Latest Legal News

Maximum fine for non-payment of national minimum wage to increase to £20,000

The Government has confirmed that employers who fail to pay their workers the national minimum wage (NMW) will face an increased financial penalty of up to 100 per cent of the unpaid wages and a higher maximum penalty of up to £20,000. Regulations introducing these new limits are subject to Parliamentary approval and are expected to come into force in February 2014. The Government also intends to legislate at the earliest opportunity so that the maximum £20,000 penalty can apply to each underpaid worker.

Currently, the penalty is calculated as 50 per cent of the total underpayment for all workers specified in the Notice of Underpayment (NoU) issued to employers by HMRC. Where this amount would be less than £100, a minimum penalty of £100 is applied. Where this amount would be more than £5,000, a maximum penalty of £5,000 is applied. The penalty is reduced by 50 per cent if the unpaid wages are paid within 14 days. It is not clear whether the fine will still be reduced if paid within 14 days under the new penalties scheme.

The increase in the penalties for non-payment follows changes made last year to make it easier to ‘name and shame’ employers who fail to pay the NMW. Under the previous scheme, launched in 2011, HMRC only referred cases to BIS where the total arrears owed to workers were at least £2,000 and the average arrears per worker was at least £500. In addition, an employer had to meet one of seven criteria for naming. Under the revised scheme, if an employer does not appeal a NoU from HMRC within 28 days, or unsuccessfully appeals against the NoU, BIS will consider it for naming. The employer then has 14 days to make representations to BIS outlining whether it meets any of the following criteria:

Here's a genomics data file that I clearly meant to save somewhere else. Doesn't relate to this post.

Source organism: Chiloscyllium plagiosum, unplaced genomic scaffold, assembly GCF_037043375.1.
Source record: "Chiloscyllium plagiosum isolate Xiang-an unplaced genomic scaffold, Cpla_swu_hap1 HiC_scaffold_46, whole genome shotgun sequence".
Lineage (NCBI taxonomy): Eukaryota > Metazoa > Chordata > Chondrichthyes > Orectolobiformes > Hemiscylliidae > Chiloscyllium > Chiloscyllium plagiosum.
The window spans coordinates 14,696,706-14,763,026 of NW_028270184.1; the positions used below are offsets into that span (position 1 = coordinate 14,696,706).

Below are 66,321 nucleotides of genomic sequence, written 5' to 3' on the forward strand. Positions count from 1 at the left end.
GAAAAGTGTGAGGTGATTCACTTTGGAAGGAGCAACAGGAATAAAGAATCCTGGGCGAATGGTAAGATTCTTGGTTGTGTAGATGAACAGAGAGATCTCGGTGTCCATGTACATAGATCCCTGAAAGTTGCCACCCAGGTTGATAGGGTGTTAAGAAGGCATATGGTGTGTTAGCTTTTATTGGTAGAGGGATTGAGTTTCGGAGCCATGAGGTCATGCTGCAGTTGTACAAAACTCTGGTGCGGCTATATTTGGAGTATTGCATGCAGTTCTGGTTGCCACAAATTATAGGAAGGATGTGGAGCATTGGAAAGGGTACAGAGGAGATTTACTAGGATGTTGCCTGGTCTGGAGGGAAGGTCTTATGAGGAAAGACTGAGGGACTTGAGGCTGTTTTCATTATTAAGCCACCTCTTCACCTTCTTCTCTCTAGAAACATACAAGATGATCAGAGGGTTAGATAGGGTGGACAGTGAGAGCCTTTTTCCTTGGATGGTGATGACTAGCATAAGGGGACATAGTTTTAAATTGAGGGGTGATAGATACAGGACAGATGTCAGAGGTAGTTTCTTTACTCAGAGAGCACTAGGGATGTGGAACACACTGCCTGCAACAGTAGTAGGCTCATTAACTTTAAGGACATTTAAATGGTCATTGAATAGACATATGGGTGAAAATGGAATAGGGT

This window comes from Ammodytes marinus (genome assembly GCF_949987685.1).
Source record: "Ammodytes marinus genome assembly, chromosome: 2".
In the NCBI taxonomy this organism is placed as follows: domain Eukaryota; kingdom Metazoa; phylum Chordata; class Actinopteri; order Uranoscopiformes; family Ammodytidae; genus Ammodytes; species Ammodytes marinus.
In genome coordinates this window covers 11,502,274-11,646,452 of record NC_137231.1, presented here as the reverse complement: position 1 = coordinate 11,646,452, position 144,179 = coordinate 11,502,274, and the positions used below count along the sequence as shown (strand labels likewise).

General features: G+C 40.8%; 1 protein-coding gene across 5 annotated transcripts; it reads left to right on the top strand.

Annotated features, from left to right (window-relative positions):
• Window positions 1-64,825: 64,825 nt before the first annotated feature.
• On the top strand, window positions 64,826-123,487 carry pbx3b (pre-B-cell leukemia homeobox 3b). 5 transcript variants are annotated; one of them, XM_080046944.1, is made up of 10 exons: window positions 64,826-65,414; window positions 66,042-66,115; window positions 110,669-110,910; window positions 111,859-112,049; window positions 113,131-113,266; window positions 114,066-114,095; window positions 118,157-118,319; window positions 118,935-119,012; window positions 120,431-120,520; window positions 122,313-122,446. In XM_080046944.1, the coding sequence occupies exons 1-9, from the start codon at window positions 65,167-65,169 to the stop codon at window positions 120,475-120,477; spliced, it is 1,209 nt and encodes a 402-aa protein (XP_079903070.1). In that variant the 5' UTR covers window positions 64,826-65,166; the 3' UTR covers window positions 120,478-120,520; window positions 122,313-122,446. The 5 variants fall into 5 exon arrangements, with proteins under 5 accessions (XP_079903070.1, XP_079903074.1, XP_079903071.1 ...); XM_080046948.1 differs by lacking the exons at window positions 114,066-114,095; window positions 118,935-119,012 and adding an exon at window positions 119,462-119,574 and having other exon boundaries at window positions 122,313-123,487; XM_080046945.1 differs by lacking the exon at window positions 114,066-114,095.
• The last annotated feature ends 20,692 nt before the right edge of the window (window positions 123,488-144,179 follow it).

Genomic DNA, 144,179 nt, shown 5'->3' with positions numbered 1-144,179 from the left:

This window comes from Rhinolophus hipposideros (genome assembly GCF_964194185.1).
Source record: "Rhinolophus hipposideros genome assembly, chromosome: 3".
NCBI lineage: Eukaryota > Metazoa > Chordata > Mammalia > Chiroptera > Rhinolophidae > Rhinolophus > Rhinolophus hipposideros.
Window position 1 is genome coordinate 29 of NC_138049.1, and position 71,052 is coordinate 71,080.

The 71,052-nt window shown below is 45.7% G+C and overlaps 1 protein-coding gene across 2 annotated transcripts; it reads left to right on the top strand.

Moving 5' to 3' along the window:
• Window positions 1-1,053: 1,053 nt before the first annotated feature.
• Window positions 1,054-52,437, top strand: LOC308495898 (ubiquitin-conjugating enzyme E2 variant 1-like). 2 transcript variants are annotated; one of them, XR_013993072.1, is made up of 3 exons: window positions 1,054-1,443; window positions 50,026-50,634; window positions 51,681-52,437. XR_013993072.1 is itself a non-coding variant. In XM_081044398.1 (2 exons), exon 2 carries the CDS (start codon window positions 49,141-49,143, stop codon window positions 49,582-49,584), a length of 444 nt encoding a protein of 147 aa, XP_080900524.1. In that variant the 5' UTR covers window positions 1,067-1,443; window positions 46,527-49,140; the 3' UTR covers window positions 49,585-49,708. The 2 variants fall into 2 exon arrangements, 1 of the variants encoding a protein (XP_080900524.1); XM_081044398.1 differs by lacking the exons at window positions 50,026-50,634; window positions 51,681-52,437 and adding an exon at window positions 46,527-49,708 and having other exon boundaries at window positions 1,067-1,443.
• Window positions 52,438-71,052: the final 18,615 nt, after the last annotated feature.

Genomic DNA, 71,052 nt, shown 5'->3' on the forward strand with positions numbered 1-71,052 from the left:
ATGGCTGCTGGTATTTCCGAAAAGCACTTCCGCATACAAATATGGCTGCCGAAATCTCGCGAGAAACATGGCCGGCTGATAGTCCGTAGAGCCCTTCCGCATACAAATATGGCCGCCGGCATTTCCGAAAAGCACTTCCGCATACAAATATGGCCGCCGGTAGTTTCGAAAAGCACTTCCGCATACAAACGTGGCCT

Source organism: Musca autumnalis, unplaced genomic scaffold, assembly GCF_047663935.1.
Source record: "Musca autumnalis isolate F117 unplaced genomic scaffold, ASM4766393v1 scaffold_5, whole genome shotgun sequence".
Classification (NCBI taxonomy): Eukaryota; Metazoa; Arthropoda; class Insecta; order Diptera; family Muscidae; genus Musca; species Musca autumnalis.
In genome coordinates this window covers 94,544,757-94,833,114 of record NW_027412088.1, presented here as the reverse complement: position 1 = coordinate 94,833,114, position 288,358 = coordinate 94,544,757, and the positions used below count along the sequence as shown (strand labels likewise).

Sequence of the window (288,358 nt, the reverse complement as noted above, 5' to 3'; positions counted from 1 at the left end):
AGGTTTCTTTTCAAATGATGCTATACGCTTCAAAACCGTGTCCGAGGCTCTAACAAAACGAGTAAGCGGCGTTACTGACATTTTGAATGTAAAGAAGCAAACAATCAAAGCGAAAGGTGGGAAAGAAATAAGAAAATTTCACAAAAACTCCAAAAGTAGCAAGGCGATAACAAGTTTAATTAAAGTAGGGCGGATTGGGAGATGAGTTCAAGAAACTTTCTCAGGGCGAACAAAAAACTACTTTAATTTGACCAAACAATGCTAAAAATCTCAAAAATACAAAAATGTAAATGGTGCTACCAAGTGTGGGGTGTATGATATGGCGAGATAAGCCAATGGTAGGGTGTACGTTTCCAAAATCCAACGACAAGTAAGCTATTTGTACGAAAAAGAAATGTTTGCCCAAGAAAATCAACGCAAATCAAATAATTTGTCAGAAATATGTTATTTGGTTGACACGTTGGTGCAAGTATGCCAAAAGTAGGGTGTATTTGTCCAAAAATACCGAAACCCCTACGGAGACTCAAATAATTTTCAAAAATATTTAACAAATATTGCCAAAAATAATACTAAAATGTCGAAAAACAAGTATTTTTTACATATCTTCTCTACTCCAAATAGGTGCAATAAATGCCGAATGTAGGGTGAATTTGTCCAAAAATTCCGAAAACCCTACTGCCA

• naming by BIS carries a risk of personal harm to an individual or their family

• there are national security risks associated with naming, or

• there are other factors which suggest that it would not be in the public interest to name the employer or company.

If BIS do not receive any representations, or the representations received are unsuccessful, the employer will be named via a BIS press release.

0